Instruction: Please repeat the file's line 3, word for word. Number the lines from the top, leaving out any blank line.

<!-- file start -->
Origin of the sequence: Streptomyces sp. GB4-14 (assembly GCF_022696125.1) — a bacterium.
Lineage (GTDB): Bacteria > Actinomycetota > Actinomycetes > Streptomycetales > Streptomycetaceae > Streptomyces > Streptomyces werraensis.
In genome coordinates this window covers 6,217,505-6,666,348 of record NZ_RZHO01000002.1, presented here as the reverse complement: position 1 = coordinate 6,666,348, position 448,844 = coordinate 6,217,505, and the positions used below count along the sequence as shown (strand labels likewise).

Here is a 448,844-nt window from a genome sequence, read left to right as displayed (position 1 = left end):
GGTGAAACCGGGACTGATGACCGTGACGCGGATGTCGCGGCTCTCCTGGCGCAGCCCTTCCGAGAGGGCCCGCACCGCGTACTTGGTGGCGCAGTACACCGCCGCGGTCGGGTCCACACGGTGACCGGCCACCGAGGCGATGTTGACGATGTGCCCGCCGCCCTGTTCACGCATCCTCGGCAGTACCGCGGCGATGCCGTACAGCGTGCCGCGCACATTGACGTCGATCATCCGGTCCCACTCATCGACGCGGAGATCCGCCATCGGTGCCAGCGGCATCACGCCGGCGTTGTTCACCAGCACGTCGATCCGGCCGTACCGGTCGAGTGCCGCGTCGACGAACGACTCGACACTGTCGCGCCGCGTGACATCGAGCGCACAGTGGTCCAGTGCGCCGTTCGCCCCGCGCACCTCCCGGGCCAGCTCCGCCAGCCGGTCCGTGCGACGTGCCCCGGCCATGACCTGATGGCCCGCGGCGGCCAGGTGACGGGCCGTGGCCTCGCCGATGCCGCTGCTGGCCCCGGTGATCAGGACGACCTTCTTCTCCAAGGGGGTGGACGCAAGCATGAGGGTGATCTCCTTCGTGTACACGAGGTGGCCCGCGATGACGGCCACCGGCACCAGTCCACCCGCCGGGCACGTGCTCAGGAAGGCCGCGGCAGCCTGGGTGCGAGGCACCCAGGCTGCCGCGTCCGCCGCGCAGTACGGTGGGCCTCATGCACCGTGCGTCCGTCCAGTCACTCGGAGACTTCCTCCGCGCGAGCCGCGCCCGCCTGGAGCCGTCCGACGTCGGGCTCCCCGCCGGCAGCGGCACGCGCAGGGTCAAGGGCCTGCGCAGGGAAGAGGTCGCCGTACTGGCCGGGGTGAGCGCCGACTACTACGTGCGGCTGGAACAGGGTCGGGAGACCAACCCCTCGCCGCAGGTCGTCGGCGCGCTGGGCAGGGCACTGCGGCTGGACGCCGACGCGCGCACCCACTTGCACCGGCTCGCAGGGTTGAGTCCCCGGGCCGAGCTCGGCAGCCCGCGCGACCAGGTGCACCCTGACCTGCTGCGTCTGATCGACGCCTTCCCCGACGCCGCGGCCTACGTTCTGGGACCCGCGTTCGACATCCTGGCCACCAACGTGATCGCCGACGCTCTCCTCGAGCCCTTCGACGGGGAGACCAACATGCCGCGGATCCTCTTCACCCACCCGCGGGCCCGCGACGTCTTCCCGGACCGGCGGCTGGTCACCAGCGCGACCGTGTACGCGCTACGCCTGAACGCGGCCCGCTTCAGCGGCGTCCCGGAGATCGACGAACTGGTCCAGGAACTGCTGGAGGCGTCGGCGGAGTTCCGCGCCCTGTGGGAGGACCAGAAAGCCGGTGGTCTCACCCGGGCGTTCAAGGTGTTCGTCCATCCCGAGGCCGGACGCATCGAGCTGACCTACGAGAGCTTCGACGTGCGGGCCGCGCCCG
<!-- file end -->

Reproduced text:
In genome coordinates this window covers 6,217,505-6,666,348 of record NZ_RZHO01000002.1, presented here as the reverse complement: position 1 = coordinate 6,666,348, position 448,844 = coordinate 6,217,505, and the positions used below count along the sequence as shown (strand labels likewise).